Editor’s note: Once again our friend Wendy Lang of Decatur, a former teacher and now Alabama Education Association uniserv director, shares her thoughts with us. This time she recalls many years ago when she began teaching kindergarten in a rural school. As usual, she will bring a smile to your face and no doubt cause many of our educator readers to recall their own similar stories.
“I remember my first day of teaching kindergarten. My college degree did not at all prepare me for the classroom. With no class limits, I had 32 five year olds who had never been away from home and their parents cried like they were leaving them with an axe murderer. What could happen? After all, this was kindergarten.
I thought I was prepared by having three months of lesson plans ready, but they completed all three months by 8:15. And the day went downhill from there. Having nothing to do and being absolutely clueless, I ushered them to the playground and no sooner had we walked out the door, I had a runner. I chased him over a mile down the county road to his granddaddy’s chicken house, slung him over my shoulder and walked back to the playground where I noticed I had left 31 students unattended. I decided we needed to go back in the classroom and lock the door and pray for divine guidance.
Soon thereafter, I had a knock at the door. Our principal asked if I would be taking them to the lunchroom any time soon. Not only were we late for lunch, but I had failed to send in a lunch count. Apparently I thought “feed them and they will come and come whenever you’re ready!.” Lunch took about 2 1/2 hours because it takes time to do the necessary things for a successful kindergarten lunch: 32 squirts of ketchup, opening 32 milk cartons and saying 4911 times “Don’t eat the cookie. It’s dessert. It comes last!” By the way, they were five. They gobbled that cookie down first!
By the time we returned to the classroom (that had once been a storage closet), I was give out. Spotting the stack of red and blue rest mats, I had the bright idea that we should have nap time. I was the only one that went to sleep and I woke up with a new and different hairdo. My stylist had been replaced by 32 children with brand new rounded tip safety scissors.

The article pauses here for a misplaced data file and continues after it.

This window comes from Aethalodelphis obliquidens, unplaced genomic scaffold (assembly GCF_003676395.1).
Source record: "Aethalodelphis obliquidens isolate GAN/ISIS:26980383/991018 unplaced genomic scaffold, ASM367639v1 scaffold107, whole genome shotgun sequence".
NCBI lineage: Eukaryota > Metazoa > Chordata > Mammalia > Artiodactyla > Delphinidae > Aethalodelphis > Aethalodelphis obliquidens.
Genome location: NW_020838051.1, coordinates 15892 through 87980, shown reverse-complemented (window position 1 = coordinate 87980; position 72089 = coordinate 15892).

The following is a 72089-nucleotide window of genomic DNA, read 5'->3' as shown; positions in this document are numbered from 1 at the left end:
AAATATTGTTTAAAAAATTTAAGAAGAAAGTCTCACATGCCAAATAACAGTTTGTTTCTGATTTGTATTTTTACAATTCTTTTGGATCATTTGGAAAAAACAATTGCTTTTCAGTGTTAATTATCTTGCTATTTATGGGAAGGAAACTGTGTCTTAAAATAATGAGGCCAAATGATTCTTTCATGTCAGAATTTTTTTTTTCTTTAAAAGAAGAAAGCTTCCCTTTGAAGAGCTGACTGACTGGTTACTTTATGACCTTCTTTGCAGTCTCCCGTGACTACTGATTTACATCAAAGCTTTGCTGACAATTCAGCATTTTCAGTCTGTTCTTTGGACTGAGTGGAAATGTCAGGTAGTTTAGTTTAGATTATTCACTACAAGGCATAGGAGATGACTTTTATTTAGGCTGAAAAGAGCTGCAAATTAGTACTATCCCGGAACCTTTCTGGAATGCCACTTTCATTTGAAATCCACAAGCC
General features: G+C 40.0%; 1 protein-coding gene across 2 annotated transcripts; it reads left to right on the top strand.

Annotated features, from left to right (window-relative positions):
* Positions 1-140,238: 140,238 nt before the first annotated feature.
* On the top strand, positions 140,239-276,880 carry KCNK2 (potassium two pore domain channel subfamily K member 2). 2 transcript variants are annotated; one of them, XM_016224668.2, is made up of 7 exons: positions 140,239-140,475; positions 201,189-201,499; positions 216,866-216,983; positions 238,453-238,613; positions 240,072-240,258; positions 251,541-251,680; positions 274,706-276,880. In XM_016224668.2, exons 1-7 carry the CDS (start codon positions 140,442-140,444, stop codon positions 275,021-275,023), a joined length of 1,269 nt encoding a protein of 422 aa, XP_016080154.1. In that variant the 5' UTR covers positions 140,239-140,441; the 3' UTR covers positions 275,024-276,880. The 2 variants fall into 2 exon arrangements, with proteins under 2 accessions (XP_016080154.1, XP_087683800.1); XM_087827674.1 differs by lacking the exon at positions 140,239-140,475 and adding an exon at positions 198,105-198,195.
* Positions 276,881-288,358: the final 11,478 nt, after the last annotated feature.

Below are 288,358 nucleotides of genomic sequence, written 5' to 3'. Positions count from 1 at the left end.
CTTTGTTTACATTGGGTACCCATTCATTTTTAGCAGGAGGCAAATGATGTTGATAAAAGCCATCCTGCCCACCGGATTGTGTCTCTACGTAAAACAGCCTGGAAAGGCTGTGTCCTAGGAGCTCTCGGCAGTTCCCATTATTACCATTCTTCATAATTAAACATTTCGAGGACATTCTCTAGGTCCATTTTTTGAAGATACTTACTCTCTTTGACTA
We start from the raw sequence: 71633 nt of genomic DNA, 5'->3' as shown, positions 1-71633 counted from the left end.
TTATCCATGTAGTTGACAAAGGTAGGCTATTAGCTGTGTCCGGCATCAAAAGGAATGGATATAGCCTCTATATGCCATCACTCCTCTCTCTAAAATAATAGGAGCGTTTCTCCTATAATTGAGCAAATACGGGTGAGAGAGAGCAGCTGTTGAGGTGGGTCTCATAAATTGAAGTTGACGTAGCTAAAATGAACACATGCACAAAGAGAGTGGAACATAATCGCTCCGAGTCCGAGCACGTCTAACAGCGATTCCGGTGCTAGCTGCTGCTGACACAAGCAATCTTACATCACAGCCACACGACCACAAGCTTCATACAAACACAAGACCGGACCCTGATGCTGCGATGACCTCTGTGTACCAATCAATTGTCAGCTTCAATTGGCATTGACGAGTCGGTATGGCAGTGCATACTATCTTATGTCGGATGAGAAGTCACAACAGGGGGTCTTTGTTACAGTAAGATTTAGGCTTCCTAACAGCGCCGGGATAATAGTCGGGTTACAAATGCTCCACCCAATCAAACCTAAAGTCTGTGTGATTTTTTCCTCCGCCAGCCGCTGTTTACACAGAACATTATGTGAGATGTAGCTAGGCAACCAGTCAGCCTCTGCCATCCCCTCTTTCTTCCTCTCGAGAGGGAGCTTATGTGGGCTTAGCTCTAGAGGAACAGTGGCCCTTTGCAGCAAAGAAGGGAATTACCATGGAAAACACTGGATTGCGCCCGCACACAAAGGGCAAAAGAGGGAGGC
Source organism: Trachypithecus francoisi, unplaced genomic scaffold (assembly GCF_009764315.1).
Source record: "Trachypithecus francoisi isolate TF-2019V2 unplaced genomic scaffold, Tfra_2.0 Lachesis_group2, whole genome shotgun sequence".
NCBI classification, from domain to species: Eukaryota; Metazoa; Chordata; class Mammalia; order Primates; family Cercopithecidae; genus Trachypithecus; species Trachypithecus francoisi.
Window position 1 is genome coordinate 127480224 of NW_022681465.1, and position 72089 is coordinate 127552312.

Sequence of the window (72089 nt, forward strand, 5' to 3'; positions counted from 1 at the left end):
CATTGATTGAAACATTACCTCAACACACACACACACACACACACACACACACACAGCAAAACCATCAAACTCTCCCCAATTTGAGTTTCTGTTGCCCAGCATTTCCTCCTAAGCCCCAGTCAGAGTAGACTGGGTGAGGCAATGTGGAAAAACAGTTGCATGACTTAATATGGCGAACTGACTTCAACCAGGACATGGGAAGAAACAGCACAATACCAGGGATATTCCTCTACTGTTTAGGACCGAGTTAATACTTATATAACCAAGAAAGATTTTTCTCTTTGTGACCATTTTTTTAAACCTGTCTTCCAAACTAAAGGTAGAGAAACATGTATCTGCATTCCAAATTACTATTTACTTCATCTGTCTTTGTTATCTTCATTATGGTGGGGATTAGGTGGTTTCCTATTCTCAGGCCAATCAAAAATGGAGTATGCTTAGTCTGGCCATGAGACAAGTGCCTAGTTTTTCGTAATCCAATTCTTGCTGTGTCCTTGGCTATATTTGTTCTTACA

By this time I will be the first to admit, I was ready to go home. I asked for those who rode the bus to raise their hands. Thirty two hands went up in the air. I asked who would be picked up b a parent. Again, 32 hands went up. I asked who didn’t know how they were getting home and they all raised their hands once again. My bright idea was to take them out and if their parents were there, I would hand them over. If they weren’t there I would load them on the only bus in front of the school. Following my plan of action, once they were all handed off, I got in my car and went home.
The first phone call was from the bus driver who informed me that they were one of about 11 buses that served the school and that from my classroom, only two rode the bus I had placed 19 students on and left. But out of the goodness of her heart, she made sure they got home safe and sound. I was also told that I better not ever let that happen again.
The next phone call was from the principal. He asked if I would be returning the next day and I asked him if I could let him know by morning.
Once my oldest started kindergarten I leaned first hand that the tears had nothing to do with my thoughts about the teacher, but it had everything to do with my precious first born leaving the nest. And the nano second given for dropping kindergarteners off in the classroom wasn’t enough time to make his teacher aware of everything I needed her to know.
My boys are grown men now, but regardless of their age, we will always worry wherever they go and as a forever parent we will always have something to say and advice to give on how they should be treated.
Other parents have advice for teachers this new school year. John Brandon was my sixth grade teacher. He is a parent and a grandparent. He loves his grandson and offers this sage advice; “Teach each child like you normally would. Call if you need to,” Reta Waldrop wants teachers to be reminded that children are behind in their studies, Have patience and know that prayers are sent up for you daily.
Jan Byrd advises that everyone watch Beyond the Blackboard on Amazon and then be more thankful than ever to work in your school system. She also offers best wishes and blessings to all who touch our students lives this school year.
Angelia Foust would advise that teachers pray, imagine and sanitize. Becky Howard offers that there’s always a Plan B, Plan C, Plan D….
Pat Woller advises that everyone must learn to adjust to our new normal whatever that might be. Wimbreth Howard and Douglas Ann Livingston advise prayer and Kyla Jo Gray adds Lysol to the list.
John Griffith’s first response would be “Tag….you’re it!” But he states that seriously, his advice to teachers and to parents would be that “grace and understanding extended by either side will go a long way.”